February 25, 2012 at 07:02 #21090
When a jockey comes from Brazil to ride in England he is expected to know and abide by the rules of English racing.Similarly when an English jockey rides abroad.As they say "ignorance of the law does not excuse one".February 25, 2012 at 07:15 #393488
He certainly doesn’t seem to have won himself many admirers. He’s probably a better bet to quit riding than win the jockey’s title as his mind set does appear rather negative.February 25, 2012 at 09:12 #393496
What’s he done now?
The rules are not very strong set in stone if you keep getting off on appeal?Member since March 2008February 25, 2012 at 09:29 #393499
He didn’t get off his previous offence, it was commuted to a fine.February 25, 2012 at 22:23 #393645
Thanks for the link.
‘failed to ride to instuctions’
Is that trainers instructions?Member since March 2008February 25, 2012 at 22:36 #393646
I presume it would be trainer/owner instructions. Not knowing the exact nature of the offence and rules broken therein, I suspect such rules are there to prevent dishonest practice by the jockeys who are or certainly have been a ready target for coercion.February 25, 2012 at 22:47 #393647
Probably a fair few grey areas. A bit harsh to assume that Richard Hughes didn’t know the rules from the op imo.Member since March 2008February 25, 2012 at 23:43 #393651
Given that he struggles with his weight more than most, his days in the saddle must be drawing to a close. Whether he makes a concerted effort for the Jockey’s title this season, something which he was rather dismissive of even before the changes to the rules, remains to be seen. Missing the start of the season would probably dissuade him from an earnest pursuit.February 27, 2012 at 05:08 #393828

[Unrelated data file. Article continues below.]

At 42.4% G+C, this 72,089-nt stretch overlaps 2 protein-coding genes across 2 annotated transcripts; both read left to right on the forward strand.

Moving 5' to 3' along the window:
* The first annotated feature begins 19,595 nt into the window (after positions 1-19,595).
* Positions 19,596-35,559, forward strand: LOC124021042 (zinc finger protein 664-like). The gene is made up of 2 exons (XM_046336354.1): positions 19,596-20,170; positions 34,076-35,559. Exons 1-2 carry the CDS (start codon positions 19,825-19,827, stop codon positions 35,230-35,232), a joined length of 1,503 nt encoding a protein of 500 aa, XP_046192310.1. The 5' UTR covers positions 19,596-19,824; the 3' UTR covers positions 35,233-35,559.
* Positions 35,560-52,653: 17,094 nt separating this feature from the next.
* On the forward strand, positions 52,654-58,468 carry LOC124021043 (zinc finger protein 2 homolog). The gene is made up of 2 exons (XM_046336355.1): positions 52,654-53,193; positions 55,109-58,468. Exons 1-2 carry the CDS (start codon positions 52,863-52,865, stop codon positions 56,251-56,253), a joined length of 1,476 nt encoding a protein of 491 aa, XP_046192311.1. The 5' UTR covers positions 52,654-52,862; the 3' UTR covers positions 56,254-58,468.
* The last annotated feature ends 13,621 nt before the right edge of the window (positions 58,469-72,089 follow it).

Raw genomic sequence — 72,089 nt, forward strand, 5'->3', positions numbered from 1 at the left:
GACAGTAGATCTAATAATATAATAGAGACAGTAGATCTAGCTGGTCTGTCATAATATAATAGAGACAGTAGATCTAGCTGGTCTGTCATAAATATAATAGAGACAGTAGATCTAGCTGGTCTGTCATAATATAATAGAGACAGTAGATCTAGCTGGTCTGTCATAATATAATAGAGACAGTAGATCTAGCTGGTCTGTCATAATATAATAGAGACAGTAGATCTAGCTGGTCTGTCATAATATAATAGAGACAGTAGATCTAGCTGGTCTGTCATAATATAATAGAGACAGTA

Then he knew the rules and did not follow them.Is that not a bit harsh?February 27, 2012 at 11:07 #393840
I don’t know if he knows the rules or not. He may well of known the rules but their might be circumstances in a race where he hasn’t been able to follow them, ie he might have been instructed to front run but missed the break or something. Image a 10 runner race where all ten jockeys are instructed to make the running?. Or he might not of known the rules or he might have known the rules and broke them deliberately.
I dont know.
Do you know for sure?Member since March 2008February 27, 2012 at 13:34 #393855
As someone(Will Rogers) once said "All I know is what I read in the newspapers".March 11, 2012 at 20:42 #395907
Appeal failed, now out until end of April, unless English stewards ignore the gentlemans rule of supporting other stewards around the world.I believe they will uphold his ban.March 28, 2012 at 16:24 #398639KenhParticipant